Jim Rummage, the government's key witness in the Transportation Cabinet bid-rigging trial, told jurors Friday that he was following orders when he allegedly leaked confidential bid estimates to road contractor Leonard Lawson.
Rummage testified that Transportation Secretary Bill Nighbert ordered him in 2006 to start bringing confidential bid estimates to Lawson for projects that Lawson later bid on and won.
On one occasion, according to Rummage, Nighbert handed him an estimate and said, "Take that to our friend in Lexington."
"He identified Leonard Lawson," Rummage added.
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During the next year, Rummage testified, Lawson slipped a total of $20,000 in cash — $100 bills rolled in rubber bands — into his pocket while he delivered bid estimates that would reveal what the cabinet was willing to pay for a project. This was understood to be bribes, Rummage said.
Rummage, who at the time was deputy state highway engineer, is the chief witness against Lawson, 70, and Nighbert, 58. The men are standing trial in U.S. District Court in Lexington on charges related to rigging bids for $130 million in state road projects.
Lawson and Nighbert have pleaded not guilty.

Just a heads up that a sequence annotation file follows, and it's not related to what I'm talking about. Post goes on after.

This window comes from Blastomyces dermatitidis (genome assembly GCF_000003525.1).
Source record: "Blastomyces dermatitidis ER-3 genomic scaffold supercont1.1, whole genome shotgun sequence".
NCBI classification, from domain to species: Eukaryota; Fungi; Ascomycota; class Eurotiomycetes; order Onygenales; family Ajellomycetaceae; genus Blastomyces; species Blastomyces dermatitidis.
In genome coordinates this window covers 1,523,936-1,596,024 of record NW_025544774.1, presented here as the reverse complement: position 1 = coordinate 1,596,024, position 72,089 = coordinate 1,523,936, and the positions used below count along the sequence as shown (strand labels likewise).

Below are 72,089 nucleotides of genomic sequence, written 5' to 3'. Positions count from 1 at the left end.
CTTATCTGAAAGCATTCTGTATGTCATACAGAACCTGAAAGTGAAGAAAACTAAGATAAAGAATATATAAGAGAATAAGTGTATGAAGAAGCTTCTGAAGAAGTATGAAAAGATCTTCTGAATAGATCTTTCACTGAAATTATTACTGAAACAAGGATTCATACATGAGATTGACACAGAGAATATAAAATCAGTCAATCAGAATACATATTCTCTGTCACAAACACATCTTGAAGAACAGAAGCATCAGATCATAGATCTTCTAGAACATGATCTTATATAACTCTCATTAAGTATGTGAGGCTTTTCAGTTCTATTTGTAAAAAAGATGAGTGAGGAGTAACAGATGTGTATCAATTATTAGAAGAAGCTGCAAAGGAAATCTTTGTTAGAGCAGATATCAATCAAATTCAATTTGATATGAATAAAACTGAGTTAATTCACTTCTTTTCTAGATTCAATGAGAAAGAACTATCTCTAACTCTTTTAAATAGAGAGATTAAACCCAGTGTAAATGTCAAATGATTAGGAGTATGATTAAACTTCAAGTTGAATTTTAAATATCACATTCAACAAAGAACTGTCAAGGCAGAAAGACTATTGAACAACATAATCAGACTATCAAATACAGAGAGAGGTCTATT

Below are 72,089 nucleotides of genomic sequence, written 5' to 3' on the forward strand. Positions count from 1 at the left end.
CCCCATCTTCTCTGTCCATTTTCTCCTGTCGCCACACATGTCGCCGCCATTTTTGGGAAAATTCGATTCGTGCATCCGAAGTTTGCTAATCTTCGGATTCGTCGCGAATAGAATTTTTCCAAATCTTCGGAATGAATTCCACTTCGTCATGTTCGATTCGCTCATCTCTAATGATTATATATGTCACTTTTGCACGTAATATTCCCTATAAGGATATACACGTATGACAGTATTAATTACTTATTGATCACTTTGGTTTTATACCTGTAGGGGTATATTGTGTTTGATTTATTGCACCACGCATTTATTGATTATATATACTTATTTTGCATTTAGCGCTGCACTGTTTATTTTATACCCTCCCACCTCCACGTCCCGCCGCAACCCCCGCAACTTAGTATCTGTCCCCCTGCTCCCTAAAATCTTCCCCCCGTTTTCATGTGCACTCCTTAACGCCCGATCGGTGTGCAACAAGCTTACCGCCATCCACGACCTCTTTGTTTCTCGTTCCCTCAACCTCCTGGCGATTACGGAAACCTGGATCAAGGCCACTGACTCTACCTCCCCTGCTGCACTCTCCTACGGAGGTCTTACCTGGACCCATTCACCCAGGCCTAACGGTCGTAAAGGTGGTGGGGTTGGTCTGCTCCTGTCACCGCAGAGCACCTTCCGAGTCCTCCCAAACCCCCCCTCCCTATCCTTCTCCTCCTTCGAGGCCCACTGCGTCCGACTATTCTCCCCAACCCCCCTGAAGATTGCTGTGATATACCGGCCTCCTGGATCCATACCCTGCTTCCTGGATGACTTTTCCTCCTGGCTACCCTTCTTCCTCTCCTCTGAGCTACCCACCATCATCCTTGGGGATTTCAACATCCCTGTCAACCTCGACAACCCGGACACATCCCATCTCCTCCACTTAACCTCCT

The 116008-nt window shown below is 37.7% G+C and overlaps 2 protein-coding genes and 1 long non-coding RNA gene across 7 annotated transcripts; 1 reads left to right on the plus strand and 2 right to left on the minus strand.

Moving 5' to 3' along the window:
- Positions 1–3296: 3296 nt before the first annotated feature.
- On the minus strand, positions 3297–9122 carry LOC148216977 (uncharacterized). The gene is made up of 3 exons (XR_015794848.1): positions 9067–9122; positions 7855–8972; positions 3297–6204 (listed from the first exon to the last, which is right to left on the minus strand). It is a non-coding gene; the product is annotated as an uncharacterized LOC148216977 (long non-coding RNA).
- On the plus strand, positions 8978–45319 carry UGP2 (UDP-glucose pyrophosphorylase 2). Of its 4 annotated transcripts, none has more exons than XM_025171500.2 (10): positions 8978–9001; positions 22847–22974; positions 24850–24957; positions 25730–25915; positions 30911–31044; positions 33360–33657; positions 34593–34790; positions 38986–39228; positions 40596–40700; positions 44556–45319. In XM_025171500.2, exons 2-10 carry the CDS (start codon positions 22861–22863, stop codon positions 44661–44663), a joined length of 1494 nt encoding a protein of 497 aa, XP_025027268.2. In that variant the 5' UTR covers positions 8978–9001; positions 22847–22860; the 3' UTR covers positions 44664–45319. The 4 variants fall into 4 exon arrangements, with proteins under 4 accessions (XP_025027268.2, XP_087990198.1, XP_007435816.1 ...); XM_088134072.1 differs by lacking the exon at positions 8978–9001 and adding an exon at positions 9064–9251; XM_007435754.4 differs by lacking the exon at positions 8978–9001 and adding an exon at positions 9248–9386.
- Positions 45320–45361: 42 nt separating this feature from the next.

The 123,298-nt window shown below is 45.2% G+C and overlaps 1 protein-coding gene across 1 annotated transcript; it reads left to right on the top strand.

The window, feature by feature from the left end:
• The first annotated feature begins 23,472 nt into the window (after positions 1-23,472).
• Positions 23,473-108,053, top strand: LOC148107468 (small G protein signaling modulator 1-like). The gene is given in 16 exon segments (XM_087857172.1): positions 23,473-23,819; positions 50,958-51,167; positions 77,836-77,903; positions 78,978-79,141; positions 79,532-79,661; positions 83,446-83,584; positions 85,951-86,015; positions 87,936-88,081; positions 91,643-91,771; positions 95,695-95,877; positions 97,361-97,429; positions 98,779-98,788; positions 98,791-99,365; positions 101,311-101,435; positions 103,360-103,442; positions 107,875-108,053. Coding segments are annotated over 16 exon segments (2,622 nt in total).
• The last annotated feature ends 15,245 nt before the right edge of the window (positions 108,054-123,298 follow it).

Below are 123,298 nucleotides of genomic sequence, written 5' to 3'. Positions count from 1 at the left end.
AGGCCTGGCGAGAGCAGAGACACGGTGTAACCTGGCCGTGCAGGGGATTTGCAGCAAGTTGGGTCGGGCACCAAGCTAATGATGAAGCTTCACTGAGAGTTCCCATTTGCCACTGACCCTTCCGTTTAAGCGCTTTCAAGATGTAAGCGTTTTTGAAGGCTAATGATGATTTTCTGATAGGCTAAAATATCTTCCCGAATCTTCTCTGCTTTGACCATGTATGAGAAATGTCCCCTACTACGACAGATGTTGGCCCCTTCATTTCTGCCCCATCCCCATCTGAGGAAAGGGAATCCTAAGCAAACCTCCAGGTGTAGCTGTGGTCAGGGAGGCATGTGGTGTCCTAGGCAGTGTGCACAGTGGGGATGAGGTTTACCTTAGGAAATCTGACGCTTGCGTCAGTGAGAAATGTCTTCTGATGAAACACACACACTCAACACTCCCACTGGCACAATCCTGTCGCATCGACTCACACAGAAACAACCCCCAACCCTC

On Friday, the jury heard the beginning of Rummage's testimony, which promises to be lengthy, and most of the many recordings that Rummage secretly made of his conversations with Nighbert, Lawson and Brian Billings, a Lawson employee.
Acting at first on his own and later guided by the FBI, Rummage said, he tried to get the defendants to incriminate themselves. However, they were guarded in their comments, Rummage said, and Lawson acted as if he was recorded at all times.
In one recorded conversation with Nighbert at cabinet headquarters in Frankfort, Rummage said he was worried about getting caught leaking bid estimates.
Nighbert reassured Rummage that he had nothing to worry about, at one point saying, "But the bottom line is, when hell freezes over, they'll never hear it from us."
On the tape, Nighbert did not directly confirm that he had told Rummage to give bid estimates to Lawson.
Rummage testified that Lawson was present during that conversation. However, Lawson is not heard on the recording, and his lawyers deny he was there.
On another tape, made as the FBI started asking questions, Lawson urged Rummage to get a lawyer and not worry about the cost, and he arranged for a lawyer to call Rummage that day. Lawson told Rummage that he needed to declare his innocence to authorities and admit nothing. If questioned, Nighbert would invoke his Fifth Amendment right to not incriminate himself, Lawson said.
"If you can stand pat on this, you ain't gonna have no problem," Lawson said. "You'll walk through this thing as clean as a tooth."
Rummage told the jury Friday that he acted on Nighbert's orders when he went to the cabinet's Division of Construction Procurement, which he supervised, and requested bid estimates for projects that had not been awarded.
It is cabinet policy for the estimates to remain confidential until contractors' bids are opened, and even inside the cabinet, they usually are not shared, he said.
At first, Rummage said, Nighbert kept the bid estimates for himself. On the third request, however, Nighbert glanced at the estimate and told Rummage to deliver it to Lawson, which he did, Rummage said.